Perched on a cliff overlooking the mouth of the Chagres River are the ruins of the ancient Spanish Fuerte San Lorenzo, destroyed by pirate Henry Morgan in 1671 and rebuilt shortly after, then bombarded a century later. The Spaniards built Fort San Lorenzo in 1595 in an effort to protect the South American gold they were shipping down the Chagres River, which was first carried along the Camino de Cruces from Panamá Viejo. The gold was then shipped up the coast to the fortified city of Portobelo, where it was stored until the Spanish armada arrived to carry it to Spain. The fortress's commanding position and abundant cannons weren't enough of a deterrent for Morgan, whose men managed to shoot flaming arrows into the fort, causing a fire that set off stored gunpowder and forced the Spanish troops to surrender. Morgan then led his men up the river and across the isthmus to sack Panamá Viejo.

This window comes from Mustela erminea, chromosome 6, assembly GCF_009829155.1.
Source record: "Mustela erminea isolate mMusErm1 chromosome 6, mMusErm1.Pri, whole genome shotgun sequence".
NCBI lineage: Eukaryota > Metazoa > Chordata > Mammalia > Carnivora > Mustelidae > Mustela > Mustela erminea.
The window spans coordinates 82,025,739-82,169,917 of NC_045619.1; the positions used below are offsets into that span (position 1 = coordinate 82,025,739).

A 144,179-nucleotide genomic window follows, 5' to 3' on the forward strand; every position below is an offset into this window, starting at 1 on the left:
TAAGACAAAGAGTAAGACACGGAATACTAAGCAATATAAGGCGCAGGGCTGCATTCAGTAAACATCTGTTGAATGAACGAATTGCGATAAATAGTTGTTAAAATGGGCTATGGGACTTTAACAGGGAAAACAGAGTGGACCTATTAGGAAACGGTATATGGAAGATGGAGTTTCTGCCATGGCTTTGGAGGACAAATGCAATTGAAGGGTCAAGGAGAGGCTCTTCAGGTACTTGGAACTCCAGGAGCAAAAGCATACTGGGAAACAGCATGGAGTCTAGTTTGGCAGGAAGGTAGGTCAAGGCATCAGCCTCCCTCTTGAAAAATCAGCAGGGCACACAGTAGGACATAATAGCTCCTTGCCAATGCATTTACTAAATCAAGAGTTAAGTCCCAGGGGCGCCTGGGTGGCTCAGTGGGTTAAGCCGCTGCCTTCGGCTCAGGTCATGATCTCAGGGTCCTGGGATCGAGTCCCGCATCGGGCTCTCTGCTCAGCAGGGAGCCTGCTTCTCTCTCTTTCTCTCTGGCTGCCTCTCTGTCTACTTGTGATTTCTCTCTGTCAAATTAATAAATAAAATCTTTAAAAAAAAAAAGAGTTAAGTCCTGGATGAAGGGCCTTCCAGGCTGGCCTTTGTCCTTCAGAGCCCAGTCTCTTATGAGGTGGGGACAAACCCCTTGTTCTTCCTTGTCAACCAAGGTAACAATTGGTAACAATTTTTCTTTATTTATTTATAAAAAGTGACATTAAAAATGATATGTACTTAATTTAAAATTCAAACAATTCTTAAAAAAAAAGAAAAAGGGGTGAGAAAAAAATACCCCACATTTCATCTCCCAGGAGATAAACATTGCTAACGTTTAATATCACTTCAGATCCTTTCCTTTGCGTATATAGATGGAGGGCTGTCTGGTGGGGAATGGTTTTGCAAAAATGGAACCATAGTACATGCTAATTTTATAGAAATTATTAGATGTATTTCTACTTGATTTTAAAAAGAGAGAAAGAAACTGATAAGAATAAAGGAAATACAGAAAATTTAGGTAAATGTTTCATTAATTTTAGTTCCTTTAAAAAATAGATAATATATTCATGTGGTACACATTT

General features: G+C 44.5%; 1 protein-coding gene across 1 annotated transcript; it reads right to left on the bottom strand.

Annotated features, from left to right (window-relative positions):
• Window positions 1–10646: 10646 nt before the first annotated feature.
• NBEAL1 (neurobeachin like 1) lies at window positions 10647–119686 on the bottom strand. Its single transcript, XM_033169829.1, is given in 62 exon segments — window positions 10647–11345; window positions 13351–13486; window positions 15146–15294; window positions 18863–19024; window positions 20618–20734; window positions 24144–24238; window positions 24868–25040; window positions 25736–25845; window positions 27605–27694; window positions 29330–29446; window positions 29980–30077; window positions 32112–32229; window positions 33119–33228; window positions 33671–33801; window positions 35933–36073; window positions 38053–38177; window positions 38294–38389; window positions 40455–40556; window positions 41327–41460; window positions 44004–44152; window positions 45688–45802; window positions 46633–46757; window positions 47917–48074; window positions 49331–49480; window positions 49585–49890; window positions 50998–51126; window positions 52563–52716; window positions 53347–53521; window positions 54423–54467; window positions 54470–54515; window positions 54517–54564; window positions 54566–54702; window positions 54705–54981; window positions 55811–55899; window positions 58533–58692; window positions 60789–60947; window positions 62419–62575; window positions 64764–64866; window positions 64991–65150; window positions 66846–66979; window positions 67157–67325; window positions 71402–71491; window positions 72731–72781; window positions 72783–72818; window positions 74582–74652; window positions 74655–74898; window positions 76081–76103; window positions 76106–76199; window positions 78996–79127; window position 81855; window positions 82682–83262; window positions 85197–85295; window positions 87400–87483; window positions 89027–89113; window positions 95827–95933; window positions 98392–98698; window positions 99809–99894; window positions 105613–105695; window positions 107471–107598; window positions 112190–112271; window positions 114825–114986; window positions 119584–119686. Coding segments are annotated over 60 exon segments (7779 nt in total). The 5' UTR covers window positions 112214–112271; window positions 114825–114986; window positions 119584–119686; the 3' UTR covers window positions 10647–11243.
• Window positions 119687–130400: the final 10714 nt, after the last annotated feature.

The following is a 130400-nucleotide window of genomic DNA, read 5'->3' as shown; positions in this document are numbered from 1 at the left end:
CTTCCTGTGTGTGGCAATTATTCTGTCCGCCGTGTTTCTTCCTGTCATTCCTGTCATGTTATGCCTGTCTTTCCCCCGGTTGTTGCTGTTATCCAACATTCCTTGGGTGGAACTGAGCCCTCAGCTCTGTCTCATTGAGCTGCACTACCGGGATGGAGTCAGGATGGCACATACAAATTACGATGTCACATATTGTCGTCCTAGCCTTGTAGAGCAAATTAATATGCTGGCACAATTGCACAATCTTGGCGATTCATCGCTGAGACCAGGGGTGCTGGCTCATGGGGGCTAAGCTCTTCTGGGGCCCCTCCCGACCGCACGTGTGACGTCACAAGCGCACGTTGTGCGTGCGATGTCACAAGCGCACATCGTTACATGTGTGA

In the 1980s UNESCO restored the fort to its current condition, which is pretty sparse—it
hardly compares to the extensive colonial ruins of Portobelo. Nevertheless, the setting is gorgeous, and the view from that promontory of the blue-green Caribbean, the coast, and the vast jungle behind it is breathtaking. Be careful walking around the edge outside the fort; there are some treacherous precipices, and guardrails are almost nonexistent. One visitor did have a fatal fall several years ago.
23 km (14 mi) northwest of Gatún Locks, unknown, 0308, Panama